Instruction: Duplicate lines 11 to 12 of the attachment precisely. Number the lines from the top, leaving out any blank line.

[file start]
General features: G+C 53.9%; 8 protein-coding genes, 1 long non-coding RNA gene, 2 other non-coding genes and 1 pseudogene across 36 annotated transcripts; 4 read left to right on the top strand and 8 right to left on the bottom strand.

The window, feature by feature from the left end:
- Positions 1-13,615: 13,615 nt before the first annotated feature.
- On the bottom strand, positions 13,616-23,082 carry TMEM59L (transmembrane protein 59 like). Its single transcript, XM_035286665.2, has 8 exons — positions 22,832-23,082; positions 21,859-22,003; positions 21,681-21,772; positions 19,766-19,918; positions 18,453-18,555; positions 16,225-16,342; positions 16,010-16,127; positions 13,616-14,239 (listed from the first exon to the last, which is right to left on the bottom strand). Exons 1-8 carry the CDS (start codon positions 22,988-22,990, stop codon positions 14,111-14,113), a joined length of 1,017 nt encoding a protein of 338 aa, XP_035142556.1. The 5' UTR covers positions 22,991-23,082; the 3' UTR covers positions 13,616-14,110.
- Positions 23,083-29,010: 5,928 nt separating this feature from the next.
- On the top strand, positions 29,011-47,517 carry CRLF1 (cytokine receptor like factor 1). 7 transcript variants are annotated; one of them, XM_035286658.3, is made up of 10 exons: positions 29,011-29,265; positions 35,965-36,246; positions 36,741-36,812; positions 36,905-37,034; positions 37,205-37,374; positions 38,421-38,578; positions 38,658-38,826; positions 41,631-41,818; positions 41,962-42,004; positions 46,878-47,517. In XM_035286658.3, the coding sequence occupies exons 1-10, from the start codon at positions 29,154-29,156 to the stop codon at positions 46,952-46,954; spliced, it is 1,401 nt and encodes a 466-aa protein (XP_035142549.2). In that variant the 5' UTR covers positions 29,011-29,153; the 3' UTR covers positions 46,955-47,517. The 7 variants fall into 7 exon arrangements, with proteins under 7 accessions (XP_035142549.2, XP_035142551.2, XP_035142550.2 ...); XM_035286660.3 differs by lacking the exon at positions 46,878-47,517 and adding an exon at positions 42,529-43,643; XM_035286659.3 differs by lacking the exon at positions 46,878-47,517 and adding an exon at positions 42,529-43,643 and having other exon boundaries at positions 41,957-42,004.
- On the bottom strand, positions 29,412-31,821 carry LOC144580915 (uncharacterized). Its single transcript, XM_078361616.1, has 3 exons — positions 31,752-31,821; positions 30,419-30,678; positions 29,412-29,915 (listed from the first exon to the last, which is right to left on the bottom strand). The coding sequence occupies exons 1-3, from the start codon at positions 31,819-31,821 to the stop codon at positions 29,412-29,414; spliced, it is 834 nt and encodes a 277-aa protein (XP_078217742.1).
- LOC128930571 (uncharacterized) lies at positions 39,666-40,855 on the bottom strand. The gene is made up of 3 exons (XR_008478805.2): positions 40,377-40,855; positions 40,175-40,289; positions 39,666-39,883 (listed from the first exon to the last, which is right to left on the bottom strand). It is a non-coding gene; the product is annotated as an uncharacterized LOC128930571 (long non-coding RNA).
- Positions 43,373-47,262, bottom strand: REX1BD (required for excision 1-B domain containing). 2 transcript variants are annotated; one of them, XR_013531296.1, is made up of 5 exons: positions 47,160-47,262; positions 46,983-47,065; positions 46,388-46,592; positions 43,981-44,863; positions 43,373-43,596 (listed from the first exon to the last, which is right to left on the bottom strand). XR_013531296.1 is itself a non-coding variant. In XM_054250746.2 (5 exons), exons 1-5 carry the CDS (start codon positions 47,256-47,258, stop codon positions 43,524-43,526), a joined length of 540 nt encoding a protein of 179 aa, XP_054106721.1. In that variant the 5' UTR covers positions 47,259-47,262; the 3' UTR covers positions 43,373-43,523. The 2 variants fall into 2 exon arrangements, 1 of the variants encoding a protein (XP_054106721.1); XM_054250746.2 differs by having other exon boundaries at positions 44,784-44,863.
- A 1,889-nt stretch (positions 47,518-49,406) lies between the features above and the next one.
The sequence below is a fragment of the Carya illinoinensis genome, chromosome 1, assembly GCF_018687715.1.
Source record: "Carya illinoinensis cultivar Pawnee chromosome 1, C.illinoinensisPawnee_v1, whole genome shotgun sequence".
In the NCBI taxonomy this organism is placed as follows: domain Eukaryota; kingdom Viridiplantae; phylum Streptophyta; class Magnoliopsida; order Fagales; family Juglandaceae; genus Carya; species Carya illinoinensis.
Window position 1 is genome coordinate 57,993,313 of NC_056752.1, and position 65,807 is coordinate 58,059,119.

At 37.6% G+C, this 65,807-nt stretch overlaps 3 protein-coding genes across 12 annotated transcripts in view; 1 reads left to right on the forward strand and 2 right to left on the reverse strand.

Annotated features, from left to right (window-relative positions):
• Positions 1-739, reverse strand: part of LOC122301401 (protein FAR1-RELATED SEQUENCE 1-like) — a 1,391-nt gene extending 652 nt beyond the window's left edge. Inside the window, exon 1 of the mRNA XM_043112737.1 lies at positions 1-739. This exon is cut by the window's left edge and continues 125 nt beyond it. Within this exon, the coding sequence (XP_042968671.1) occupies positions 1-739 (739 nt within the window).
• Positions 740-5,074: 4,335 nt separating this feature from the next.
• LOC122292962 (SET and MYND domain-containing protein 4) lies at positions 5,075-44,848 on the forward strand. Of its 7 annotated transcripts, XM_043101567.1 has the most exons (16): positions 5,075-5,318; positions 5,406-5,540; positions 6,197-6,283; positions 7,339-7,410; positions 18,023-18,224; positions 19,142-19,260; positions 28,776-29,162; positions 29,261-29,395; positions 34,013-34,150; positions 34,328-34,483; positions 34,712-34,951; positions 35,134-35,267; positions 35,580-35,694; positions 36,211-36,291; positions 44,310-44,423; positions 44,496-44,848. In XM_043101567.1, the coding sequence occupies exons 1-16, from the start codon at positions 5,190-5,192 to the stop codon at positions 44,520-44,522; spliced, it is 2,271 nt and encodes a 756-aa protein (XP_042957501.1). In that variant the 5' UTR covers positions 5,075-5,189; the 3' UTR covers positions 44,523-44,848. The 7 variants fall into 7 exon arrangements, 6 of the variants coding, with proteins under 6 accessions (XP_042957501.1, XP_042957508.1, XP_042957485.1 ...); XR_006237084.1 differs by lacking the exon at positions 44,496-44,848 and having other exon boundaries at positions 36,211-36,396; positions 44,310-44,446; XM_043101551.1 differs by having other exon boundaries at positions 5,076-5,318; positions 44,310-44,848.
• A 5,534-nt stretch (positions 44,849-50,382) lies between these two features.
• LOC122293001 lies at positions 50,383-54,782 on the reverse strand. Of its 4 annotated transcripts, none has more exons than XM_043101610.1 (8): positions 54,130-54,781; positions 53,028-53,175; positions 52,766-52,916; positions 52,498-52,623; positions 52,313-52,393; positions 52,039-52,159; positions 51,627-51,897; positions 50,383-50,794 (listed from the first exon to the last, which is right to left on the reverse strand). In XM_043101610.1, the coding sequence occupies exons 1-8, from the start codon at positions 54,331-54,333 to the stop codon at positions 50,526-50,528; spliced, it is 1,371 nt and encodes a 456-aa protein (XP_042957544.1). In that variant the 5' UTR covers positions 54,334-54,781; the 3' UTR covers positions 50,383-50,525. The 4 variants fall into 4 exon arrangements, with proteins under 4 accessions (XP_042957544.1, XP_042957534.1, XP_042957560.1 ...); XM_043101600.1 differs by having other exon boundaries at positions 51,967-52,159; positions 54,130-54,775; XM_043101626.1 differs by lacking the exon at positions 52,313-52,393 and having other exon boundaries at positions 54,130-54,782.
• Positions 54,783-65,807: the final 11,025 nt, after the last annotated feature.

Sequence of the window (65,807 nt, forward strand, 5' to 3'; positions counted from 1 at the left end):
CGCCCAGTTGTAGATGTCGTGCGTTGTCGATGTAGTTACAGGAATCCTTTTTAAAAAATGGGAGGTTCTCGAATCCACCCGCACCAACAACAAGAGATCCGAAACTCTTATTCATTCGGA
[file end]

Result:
The sequence below is a fragment of the Carya illinoinensis genome, chromosome 1, assembly GCF_018687715.1.
Source record: "Carya illinoinensis cultivar Pawnee chromosome 1, C.illinoinensisPawnee_v1, whole genome shotgun sequence".